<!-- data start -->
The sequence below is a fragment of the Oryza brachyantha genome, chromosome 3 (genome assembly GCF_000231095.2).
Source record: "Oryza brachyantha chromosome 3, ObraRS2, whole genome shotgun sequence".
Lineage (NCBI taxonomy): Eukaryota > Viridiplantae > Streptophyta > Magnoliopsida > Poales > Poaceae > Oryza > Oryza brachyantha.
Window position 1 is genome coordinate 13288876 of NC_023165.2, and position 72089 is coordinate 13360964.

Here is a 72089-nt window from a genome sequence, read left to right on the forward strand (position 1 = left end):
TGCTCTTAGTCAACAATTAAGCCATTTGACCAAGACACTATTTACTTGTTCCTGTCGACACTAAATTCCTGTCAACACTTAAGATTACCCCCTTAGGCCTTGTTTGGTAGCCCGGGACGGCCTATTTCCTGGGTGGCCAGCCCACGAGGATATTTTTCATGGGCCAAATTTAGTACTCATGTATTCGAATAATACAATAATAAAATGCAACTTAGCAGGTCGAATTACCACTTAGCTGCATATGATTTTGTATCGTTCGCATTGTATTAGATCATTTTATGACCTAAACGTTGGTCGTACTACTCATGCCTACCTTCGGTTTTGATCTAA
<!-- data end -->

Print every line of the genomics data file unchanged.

The sequence below is a fragment of the Oryza brachyantha genome, chromosome 3 (genome assembly GCF_000231095.2).
Source record: "Oryza brachyantha chromosome 3, ObraRS2, whole genome shotgun sequence".
Lineage (NCBI taxonomy): Eukaryota > Viridiplantae > Streptophyta > Magnoliopsida > Poales > Poaceae > Oryza > Oryza brachyantha.
Window position 1 is genome coordinate 13288876 of NC_023165.2, and position 72089 is coordinate 13360964.

Here is a 72089-nt window from a genome sequence, read left to right on the forward strand (position 1 = left end):
TGCTCTTAGTCAACAATTAAGCCATTTGACCAAGACACTATTTACTTGTTCCTGTCGACACTAAATTCCTGTCAACACTTAAGATTACCCCCTTAGGCCTTGTTTGGTAGCCCGGGACGGCCTATTTCCTGGGTGGCCAGCCCACGAGGATATTTTTCATGGGCCAAATTTAGTACTCATGTATTCGAATAATACAATAATAAAATGCAACTTAGCAGGTCGAATTACCACTTAGCTGCATATGATTTTGTATCGTTCGCATTGTATTAGATCATTTTATGACCTAAACGTTGGTCGTACTACTCATGCCTACCTTCGGTTTTGATCTAA